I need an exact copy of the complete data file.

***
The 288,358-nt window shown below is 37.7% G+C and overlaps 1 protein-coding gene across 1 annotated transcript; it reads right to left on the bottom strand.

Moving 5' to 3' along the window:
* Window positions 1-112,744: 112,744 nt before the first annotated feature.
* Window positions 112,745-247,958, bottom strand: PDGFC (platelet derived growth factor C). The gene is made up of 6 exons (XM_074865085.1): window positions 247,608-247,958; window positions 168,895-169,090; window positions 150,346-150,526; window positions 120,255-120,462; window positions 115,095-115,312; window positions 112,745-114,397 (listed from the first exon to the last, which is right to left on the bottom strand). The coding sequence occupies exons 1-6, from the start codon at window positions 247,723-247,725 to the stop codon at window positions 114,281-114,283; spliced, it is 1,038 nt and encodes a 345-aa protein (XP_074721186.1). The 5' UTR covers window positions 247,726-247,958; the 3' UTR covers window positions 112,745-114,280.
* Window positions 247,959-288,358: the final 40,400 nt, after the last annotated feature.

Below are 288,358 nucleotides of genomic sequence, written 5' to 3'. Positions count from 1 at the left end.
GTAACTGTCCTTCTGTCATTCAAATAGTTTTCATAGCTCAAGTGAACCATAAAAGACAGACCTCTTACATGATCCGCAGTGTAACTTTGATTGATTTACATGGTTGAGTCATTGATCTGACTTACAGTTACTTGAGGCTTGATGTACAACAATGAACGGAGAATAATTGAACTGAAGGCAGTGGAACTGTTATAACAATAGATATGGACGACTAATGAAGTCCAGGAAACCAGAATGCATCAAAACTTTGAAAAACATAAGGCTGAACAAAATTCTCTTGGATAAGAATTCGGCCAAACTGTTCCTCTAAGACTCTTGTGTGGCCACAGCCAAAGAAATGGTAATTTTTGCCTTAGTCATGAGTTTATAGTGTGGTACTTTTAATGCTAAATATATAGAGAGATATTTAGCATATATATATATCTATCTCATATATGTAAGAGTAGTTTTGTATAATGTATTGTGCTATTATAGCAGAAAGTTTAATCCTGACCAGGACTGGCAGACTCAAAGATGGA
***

The 288,358-nt window shown below is 37.7% G+C and overlaps 1 protein-coding gene across 1 annotated transcript; it reads right to left on the bottom strand.

Moving 5' to 3' along the window:
* Window positions 1-112,744: 112,744 nt before the first annotated feature.
* Window positions 112,745-247,958, bottom strand: PDGFC (platelet derived growth factor C). The gene is made up of 6 exons (XM_074865085.1): window positions 247,608-247,958; window positions 168,895-169,090; window positions 150,346-150,526; window positions 120,255-120,462; window positions 115,095-115,312; window positions 112,745-114,397 (listed from the first exon to the last, which is right to left on the bottom strand). The coding sequence occupies exons 1-6, from the start codon at window positions 247,723-247,725 to the stop codon at window positions 114,281-114,283; spliced, it is 1,038 nt and encodes a 345-aa protein (XP_074721186.1). The 5' UTR covers window positions 247,726-247,958; the 3' UTR covers window positions 112,745-114,280.
* Window positions 247,959-288,358: the final 40,400 nt, after the last annotated feature.

Below are 288,358 nucleotides of genomic sequence, written 5' to 3'. Positions count from 1 at the left end.
GTAACTGTCCTTCTGTCATTCAAATAGTTTTCATAGCTCAAGTGAACCATAAAAGACAGACCTCTTACATGATCCGCAGTGTAACTTTGATTGATTTACATGGTTGAGTCATTGATCTGACTTACAGTTACTTGAGGCTTGATGTACAACAATGAACGGAGAATAATTGAACTGAAGGCAGTGGAACTGTTATAACAATAGATATGGACGACTAATGAAGTCCAGGAAACCAGAATGCATCAAAACTTTGAAAAACATAAGGCTGAACAAAATTCTCTTGGATAAGAATTCGGCCAAACTGTTCCTCTAAGACTCTTGTGTGGCCACAGCCAAAGAAATGGTAATTTTTGCCTTAGTCATGAGTTTATAGTGTGGTACTTTTAATGCTAAATATATAGAGAGATATTTAGCATATATATATATCTATCTCATATATGTAAGAGTAGTTTTGTATAATGTATTGTGCTATTATAGCAGAAAGTTTAATCCTGACCAGGACTGGCAGACTCAAAGATGGA